This weeks project was to make the Fab ISP (or Inline Serial Programmer), which sounded at the time like a easy task compared to the previous assignment fiasco (which was coincidentally broadcasted globally at the lecture last week). I got in at 9 am on thursday morning and immediately watched the video lecture (I have learnt my lesson). Having some experience with PCB milling and soldering, I was pretty confident that I could achieve this goal in a small maount of time. We also decided as a group to share resources for the website content this week because we were all essentially doing the same thing.
As Always, I started by going through previous years and other references. At the end of last week I went through the fab academy tutorials which I found highly comprehensive. My search for helpful blog posts recieved mostly people who did the project without a hitch (or did not fully document their process) or people who only had a problem setting up the PCB milling machine. I found a few more recources from the rest of the Wellington team, including Linda Wanders who wrote a very comprehensive guide to this exercise including great tips for soldering, Klein Phyllis whose blog included a huge amount of programming documentation and Cosme Vasco who focused on documenting the process for milling.
After loading the png, setting the right setting for the right mill bit (we used 1/64 for tracing and 1/32 for cutting out the board) it was as simple as setting the zero point then pressing start. Approximately 20 minutes later I had my first ISP board. All I needed to do to prepare the board for stuffing was give it a quick wash in warm soapy water to free it from hand oils.
Stuffing the board was not as easy as milling. It felt a bit like arranging grains of sand into a picture. The first thing I learnt was not to fix the board to the table. Being able to rotate the surface you are soldering onto makes the process much easier. Having had a small amount of soldering experience, I felt pretty confident with the process of soldering. Heat up the copper pad, apply a small amount of solder to the tip to create a small puddle on the copper, pick up the component, heat up the solder puddle and attach. Then it is a process of just heating up the other end of the component and copper underneath it, then applying a small amount of solder.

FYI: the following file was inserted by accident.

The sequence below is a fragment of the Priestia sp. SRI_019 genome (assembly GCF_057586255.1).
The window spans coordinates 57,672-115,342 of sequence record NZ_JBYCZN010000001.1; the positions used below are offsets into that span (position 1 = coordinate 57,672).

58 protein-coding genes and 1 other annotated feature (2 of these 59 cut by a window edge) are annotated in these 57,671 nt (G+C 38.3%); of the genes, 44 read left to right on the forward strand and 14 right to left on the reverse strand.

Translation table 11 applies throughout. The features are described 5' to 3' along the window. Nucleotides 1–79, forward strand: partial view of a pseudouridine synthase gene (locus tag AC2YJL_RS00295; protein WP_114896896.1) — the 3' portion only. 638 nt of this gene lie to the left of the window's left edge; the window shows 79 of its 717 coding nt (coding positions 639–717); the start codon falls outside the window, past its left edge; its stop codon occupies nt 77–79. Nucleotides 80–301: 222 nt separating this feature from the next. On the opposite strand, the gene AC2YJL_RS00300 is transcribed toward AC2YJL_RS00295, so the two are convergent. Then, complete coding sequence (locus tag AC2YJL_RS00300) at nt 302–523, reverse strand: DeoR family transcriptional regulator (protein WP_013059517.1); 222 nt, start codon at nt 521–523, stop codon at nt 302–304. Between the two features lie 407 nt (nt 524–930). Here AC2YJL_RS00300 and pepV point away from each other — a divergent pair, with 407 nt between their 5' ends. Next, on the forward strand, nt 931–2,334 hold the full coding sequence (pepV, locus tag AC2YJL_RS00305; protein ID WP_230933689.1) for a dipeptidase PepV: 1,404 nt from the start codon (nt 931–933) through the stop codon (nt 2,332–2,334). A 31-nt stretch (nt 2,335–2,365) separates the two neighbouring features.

The second lesson I learnt was the order of soldering the components. I followed the advice from the video lecture and soldered from the middle outwards. My advice is that you should solder the smallest joints first, or in the case of the fabISP, the micro usb port. I spent a good 3 hours carefully soldering all the components before completely ruining the board by scraping off the copper by accident when soldering the micro usb.
After completely redoing all of the milling and soldering a second time, I started to move onto the programming of the board. I wanted to use Windows, which I have used for most of my other projects. Unfortunately I got an program error when running make fuse After looking at the board, reinstalling avrdude and cygwin and running as administrator the error still was not resolved. I gave up and tried to use make on the fablab linux laptops. I managed to install Avrdude and GCC fine, but had troubles installing the code on my ISP. The first problem was that I was not running make fuse with administrator (the sudo command) which threw a cog in the works. Then my board was accepting the code, but was not showing up on the computer after finishing (using lsusb). Eventually my ISP gave up and died (I could with the multimeter reading showing 0.1 volts). It was back to the milling machine and soldering bay for a third time.
After throwing together an admittedly rushed ISP, I tried loading the code onto it for a final time, which surprisingly worked.
I thought this project would be easy, but after spending almost three times the amount of time I thought I would on it, I can safely say I am dreading the next electronics assignment.
For the rest of the week I would like to focus on getting a working prototype of the music box and preparing a plan to start contacting people for informational interviews